Traction control is a system used in automobiles to help limit the amount that tires slip when drivers are accelerating on slippery surfaces. Before traction control existed, drivers needed to either accelerate slowly or depress the gas pedal in increments in order to avoid having their tires spin rapidly on a slippery road. Today, most vehicles use electronic controls to manipulate the speed of tires during acceleration. Here is a breakdown of how traction control works.
History of Traction Control
In the sixties, many cars had powerful rear-drive that employed a basic form of traction control called "limited slip" or Positraction. This type of system helped to mechanically transfer power to the back wheel that had the most traction. This helped to lower the amount of wheel spin but not eliminate it altogether. Limited slip rear axles continue to be used in some cars today but most automobile manufacturers offer more sophisticated traction control in their vehicles.
Electronic Traction Control
In most modern vehicles, drivers will find traction control systems that use wheel-speed sensors. These speed sensors are connected to the anti-lock braking system and can determine if the spinning wheels of the car have lost traction. If the sensors find that one wheel of the car is spinning more quickly than others, it will apply intermittent pressure to the brake of that wheel in order to control the amount it is slipping. Usually, pumping the break of one individual wheel is enough to control traction.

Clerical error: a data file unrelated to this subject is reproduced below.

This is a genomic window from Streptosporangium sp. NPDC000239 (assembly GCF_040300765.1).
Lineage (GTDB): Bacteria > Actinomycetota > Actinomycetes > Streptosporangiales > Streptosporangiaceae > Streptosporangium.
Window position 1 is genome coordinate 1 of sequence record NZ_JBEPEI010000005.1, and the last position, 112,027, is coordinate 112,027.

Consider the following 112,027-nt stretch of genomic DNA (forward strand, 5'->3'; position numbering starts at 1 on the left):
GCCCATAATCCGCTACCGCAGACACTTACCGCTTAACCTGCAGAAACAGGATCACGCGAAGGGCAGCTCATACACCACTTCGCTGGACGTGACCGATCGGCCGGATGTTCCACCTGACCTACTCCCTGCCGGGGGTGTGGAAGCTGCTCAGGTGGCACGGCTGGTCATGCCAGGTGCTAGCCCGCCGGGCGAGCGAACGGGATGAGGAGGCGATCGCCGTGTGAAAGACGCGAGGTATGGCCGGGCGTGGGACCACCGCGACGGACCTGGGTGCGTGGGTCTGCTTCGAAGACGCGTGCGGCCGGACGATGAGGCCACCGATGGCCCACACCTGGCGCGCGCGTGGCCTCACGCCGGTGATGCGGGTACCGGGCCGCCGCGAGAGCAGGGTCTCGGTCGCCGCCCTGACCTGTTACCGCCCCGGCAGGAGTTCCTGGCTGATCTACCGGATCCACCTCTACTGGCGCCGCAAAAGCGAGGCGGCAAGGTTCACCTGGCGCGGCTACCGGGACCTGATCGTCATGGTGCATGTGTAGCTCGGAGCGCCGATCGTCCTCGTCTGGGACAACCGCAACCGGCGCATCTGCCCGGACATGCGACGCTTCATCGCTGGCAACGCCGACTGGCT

Reducing Engine Power
On some vehicles, traction control systems will also limit the amount of engine power to the slipping wheels. With these cars, drivers will actually feel the sensation of the gas pedal being pumped while the power is being limited and then applied. It's the same action as the way a brake pedal pumps up and down when the anti-lock brake system starts working.
Traction in Snow
Many drivers encounter traction difficulty when driving in snow - especially when starting their cars and attempting to pull out of a snowy spot. Traction control doesn't help with this type of driving. It doesn't increase traction on slippery areas, it simply tries to prevent a car from skidding out when the wheels are on slippery surfaces. This means it will help drivers who are navigating snowy roads by evening out the traction in the wheels but it won't make tires automatically be able to move forward on snowy surfaces.
Advantages of Traction Control
Traction control is an important safety feature on cars. It makes it much safer to drive in inclement weather conditions when a car is more prone to hydroplaning, which can lead to serious accidents. It makes driving more smooth and pleasant for the driver and passengers. Drivers with traction control on their cars can also often receive discounts for this safety feature on their auto insurance and they have also added safety value to insurers. Having a car with up-to-date traction control provides drivers with added peace of mind.